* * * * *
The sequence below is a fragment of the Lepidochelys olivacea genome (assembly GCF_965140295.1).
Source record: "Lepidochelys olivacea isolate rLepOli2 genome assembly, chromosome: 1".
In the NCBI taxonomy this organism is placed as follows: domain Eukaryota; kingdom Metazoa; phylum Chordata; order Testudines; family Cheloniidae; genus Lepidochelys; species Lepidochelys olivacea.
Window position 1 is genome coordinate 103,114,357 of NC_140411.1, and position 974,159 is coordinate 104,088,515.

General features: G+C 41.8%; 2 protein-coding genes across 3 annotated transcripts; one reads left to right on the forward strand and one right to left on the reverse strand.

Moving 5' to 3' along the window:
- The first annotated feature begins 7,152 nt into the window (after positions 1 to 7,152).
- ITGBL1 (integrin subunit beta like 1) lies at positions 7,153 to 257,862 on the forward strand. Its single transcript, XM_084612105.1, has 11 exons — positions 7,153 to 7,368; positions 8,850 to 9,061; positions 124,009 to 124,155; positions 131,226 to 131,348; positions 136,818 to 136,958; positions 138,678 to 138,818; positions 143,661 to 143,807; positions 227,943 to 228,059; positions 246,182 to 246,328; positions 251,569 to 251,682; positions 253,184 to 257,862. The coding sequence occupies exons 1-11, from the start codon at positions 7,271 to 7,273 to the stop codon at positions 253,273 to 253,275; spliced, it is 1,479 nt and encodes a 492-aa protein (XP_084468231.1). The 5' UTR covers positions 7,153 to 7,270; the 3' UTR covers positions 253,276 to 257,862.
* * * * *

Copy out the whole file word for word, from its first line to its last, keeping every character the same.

The sequence below is a fragment of the Lepidochelys olivacea genome (assembly GCF_965140295.1).
Source record: "Lepidochelys olivacea isolate rLepOli2 genome assembly, chromosome: 1".
In the NCBI taxonomy this organism is placed as follows: domain Eukaryota; kingdom Metazoa; phylum Chordata; order Testudines; family Cheloniidae; genus Lepidochelys; species Lepidochelys olivacea.
Window position 1 is genome coordinate 103,114,357 of NC_140411.1, and position 974,159 is coordinate 104,088,515.

General features: G+C 41.8%; 2 protein-coding genes across 3 annotated transcripts; one reads left to right on the forward strand and one right to left on the reverse strand.

Moving 5' to 3' along the window:
- The first annotated feature begins 7,152 nt into the window (after positions 1 to 7,152).
- ITGBL1 (integrin subunit beta like 1) lies at positions 7,153 to 257,862 on the forward strand. Its single transcript, XM_084612105.1, has 11 exons — positions 7,153 to 7,368; positions 8,850 to 9,061; positions 124,009 to 124,155; positions 131,226 to 131,348; positions 136,818 to 136,958; positions 138,678 to 138,818; positions 143,661 to 143,807; positions 227,943 to 228,059; positions 246,182 to 246,328; positions 251,569 to 251,682; positions 253,184 to 257,862. The coding sequence occupies exons 1-11, from the start codon at positions 7,271 to 7,273 to the stop codon at positions 253,273 to 253,275; spliced, it is 1,479 nt and encodes a 492-aa protein (XP_084468231.1). The 5' UTR covers positions 7,153 to 7,270; the 3' UTR covers positions 253,276 to 257,862.